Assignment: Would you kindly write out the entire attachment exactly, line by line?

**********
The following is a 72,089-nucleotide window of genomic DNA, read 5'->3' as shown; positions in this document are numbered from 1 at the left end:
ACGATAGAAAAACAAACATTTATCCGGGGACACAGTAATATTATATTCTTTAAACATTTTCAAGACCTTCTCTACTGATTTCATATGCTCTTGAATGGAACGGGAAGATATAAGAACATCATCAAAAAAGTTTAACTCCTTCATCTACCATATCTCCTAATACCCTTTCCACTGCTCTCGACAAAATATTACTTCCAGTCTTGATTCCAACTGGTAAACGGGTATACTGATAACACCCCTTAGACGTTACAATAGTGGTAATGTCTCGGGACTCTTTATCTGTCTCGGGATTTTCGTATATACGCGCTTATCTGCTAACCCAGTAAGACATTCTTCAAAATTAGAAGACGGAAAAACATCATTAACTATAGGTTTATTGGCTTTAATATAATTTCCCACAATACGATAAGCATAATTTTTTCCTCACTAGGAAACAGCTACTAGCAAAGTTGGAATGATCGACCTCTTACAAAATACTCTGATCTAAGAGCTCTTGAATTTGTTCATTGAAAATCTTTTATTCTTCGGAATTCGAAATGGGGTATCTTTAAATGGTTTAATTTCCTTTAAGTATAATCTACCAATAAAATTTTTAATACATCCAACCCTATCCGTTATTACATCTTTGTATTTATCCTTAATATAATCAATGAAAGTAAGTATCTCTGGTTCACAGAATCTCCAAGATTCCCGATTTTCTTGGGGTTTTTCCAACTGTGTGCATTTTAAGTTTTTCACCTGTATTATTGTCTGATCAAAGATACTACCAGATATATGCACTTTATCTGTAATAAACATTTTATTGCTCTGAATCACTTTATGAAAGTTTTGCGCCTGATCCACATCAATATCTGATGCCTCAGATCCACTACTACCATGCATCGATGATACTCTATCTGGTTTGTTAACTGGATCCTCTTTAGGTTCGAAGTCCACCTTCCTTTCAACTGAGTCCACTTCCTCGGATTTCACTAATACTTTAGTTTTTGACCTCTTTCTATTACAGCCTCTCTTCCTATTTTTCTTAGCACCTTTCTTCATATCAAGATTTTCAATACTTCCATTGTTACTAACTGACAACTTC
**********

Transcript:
The following is a 72,089-nucleotide window of genomic DNA, read 5'->3' as shown; positions in this document are numbered from 1 at the left end:
ACGATAGAAAAACAAACATTTATCCGGGGACACAGTAATATTATATTCTTTAAACATTTTCAAGACCTTCTCTACTGATTTCATATGCTCTTGAATGGAACGGGAAGATATAAGAACATCATCAAAAAAGTTTAACTCCTTCATCTACCATATCTCCTAATACCCTTTCCACTGCTCTCGACAAAATATTACTTCCAGTCTTGATTCCAACTGGTAAACGGGTATACTGATAACACCCCTTAGACGTTACAATAGTGGTAATGTCTCGGGACTCTTTATCTGTCTCGGGATTTTCGTATATACGCGCTTATCTGCTAACCCAGTAAGACATTCTTCAAAATTAGAAGACGGAAAAACATCATTAACTATAGGTTTATTGGCTTTAATATAATTTCCCACAATACGATAAGCATAATTTTTTCCTCACTAGGAAACAGCTACTAGCAAAGTTGGAATGATCGACCTCTTACAAAATACTCTGATCTAAGAGCTCTTGAATTTGTTCATTGAAAATCTTTTATTCTTCGGAATTCGAAATGGGGTATCTTTAAATGGTTTAATTTCCTTTAAGTATAATCTACCAATAAAATTTTTAATACATCCAACCCTATCCGTTATTACATCTTTGTATTTATCCTTAATATAATCAATGAAAGTAAGTATCTCTGGTTCACAGAATCTCCAAGATTCCCGATTTTCTTGGGGTTTTTCCAACTGTGTGCATTTTAAGTTTTTCACCTGTATTATTGTCTGATCAAAGATACTACCAGATATATGCACTTTATCTGTAATAAACATTTTATTGCTCTGAATCACTTTATGAAAGTTTTGCGCCTGATCCACATCAATATCTGATGCCTCAGATCCACTACTACCATGCATCGATGATACTCTATCTGGTTTGTTAACTGGATCCTCTTTAGGTTCGAAGTCCACCTTCCTTTCAACTGAGTCCACTTCCTCGGATTTCACTAATACTTTAGTTTTTGACCTCTTTCTATTACAGCCTCTCTTCCTATTTTTCTTAGCACCTTTCTTCATATCAAGATTTTCAATACTTCCATTGTTACTAACTGACAACTTC